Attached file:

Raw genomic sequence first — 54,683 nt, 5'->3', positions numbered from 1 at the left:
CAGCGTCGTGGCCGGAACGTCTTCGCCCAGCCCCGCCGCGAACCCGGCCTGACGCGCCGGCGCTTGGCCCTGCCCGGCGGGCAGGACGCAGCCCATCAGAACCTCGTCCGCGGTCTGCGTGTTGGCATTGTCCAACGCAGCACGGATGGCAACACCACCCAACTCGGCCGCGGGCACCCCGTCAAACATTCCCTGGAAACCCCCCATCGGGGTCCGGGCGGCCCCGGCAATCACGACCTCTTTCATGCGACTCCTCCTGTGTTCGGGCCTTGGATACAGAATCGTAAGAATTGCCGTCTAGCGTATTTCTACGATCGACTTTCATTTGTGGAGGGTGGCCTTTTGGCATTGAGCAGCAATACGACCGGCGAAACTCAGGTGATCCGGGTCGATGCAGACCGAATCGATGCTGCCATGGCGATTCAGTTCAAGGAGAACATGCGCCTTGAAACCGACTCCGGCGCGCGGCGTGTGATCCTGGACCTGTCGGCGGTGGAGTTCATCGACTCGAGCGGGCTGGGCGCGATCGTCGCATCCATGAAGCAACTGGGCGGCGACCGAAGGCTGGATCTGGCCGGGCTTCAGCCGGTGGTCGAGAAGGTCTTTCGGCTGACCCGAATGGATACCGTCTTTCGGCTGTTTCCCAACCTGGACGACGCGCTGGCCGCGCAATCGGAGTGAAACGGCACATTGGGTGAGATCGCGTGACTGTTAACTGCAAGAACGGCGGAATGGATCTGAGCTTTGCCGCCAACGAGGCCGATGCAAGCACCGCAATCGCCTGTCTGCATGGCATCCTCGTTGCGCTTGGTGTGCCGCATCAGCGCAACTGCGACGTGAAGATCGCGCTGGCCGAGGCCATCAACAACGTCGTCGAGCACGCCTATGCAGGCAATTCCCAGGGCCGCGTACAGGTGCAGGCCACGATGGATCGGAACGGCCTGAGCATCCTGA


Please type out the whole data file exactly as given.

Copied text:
Raw genomic sequence first — 54,683 nt, 5'->3', positions numbered from 1 at the left:
CAGCGTCGTGGCCGGAACGTCTTCGCCCAGCCCCGCCGCGAACCCGGCCTGACGCGCCGGCGCTTGGCCCTGCCCGGCGGGCAGGACGCAGCCCATCAGAACCTCGTCCGCGGTCTGCGTGTTGGCATTGTCCAACGCAGCACGGATGGCAACACCACCCAACTCGGCCGCGGGCACCCCGTCAAACATTCCCTGGAAACCCCCCATCGGGGTCCGGGCGGCCCCGGCAATCACGACCTCTTTCATGCGACTCCTCCTGTGTTCGGGCCTTGGATACAGAATCGTAAGAATTGCCGTCTAGCGTATTTCTACGATCGACTTTCATTTGTGGAGGGTGGCCTTTTGGCATTGAGCAGCAATACGACCGGCGAAACTCAGGTGATCCGGGTCGATGCAGACCGAATCGATGCTGCCATGGCGATTCAGTTCAAGGAGAACATGCGCCTTGAAACCGACTCCGGCGCGCGGCGTGTGATCCTGGACCTGTCGGCGGTGGAGTTCATCGACTCGAGCGGGCTGGGCGCGATCGTCGCATCCATGAAGCAACTGGGCGGCGACCGAAGGCTGGATCTGGCCGGGCTTCAGCCGGTGGTCGAGAAGGTCTTTCGGCTGACCCGAATGGATACCGTCTTTCGGCTGTTTCCCAACCTGGACGACGCGCTGGCCGCGCAATCGGAGTGAAACGGCACATTGGGTGAGATCGCGTGACTGTTAACTGCAAGAACGGCGGAATGGATCTGAGCTTTGCCGCCAACGAGGCCGATGCAAGCACCGCAATCGCCTGTCTGCATGGCATCCTCGTTGCGCTTGGTGTGCCGCATCAGCGCAACTGCGACGTGAAGATCGCGCTGGCCGAGGCCATCAACAACGTCGTCGAGCACGCCTATGCAGGCAATTCCCAGGGCCGCGTACAGGTGCAGGCCACGATGGATCGGAACGGCCTGAGCATCCTGA